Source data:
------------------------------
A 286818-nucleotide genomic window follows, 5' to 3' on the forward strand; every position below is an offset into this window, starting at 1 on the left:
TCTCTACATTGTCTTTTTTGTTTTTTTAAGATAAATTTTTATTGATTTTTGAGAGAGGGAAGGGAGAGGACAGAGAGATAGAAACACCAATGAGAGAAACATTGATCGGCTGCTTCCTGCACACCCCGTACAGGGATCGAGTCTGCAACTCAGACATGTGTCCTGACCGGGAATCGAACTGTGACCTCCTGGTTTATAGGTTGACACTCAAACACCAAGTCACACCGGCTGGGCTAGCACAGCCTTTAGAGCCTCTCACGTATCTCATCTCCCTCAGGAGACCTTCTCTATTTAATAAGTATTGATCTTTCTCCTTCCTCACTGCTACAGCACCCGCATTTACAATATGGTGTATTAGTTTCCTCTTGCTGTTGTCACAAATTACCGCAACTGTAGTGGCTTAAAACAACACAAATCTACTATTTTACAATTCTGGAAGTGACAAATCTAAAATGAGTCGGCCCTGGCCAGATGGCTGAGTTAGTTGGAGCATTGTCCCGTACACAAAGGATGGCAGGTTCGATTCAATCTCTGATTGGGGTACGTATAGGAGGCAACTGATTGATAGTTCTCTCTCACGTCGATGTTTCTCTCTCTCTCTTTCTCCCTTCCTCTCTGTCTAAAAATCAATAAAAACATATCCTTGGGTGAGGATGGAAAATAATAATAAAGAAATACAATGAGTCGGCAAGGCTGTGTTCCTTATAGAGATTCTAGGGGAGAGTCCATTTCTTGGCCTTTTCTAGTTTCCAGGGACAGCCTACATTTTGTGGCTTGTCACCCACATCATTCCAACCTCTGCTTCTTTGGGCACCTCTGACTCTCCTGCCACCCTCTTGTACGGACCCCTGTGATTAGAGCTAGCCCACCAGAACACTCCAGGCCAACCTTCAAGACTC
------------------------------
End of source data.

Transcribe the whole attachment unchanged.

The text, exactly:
A 286818-nucleotide genomic window follows, 5' to 3' on the forward strand; every position below is an offset into this window, starting at 1 on the left:
TCTCTACATTGTCTTTTTTGTTTTTTTAAGATAAATTTTTATTGATTTTTGAGAGAGGGAAGGGAGAGGACAGAGAGATAGAAACACCAATGAGAGAAACATTGATCGGCTGCTTCCTGCACACCCCGTACAGGGATCGAGTCTGCAACTCAGACATGTGTCCTGACCGGGAATCGAACTGTGACCTCCTGGTTTATAGGTTGACACTCAAACACCAAGTCACACCGGCTGGGCTAGCACAGCCTTTAGAGCCTCTCACGTATCTCATCTCCCTCAGGAGACCTTCTCTATTTAATAAGTATTGATCTTTCTCCTTCCTCACTGCTACAGCACCCGCATTTACAATATGGTGTATTAGTTTCCTCTTGCTGTTGTCACAAATTACCGCAACTGTAGTGGCTTAAAACAACACAAATCTACTATTTTACAATTCTGGAAGTGACAAATCTAAAATGAGTCGGCCCTGGCCAGATGGCTGAGTTAGTTGGAGCATTGTCCCGTACACAAAGGATGGCAGGTTCGATTCAATCTCTGATTGGGGTACGTATAGGAGGCAACTGATTGATAGTTCTCTCTCACGTCGATGTTTCTCTCTCTCTCTTTCTCCCTTCCTCTCTGTCTAAAAATCAATAAAAACATATCCTTGGGTGAGGATGGAAAATAATAATAAAGAAATACAATGAGTCGGCAAGGCTGTGTTCCTTATAGAGATTCTAGGGGAGAGTCCATTTCTTGGCCTTTTCTAGTTTCCAGGGACAGCCTACATTTTGTGGCTTGTCACCCACATCATTCCAACCTCTGCTTCTTTGGGCACCTCTGACTCTCCTGCCACCCTCTTGTACGGACCCCTGTGATTAGAGCTAGCCCACCAGAACACTCCAGGCCAACCTTCAAGACTC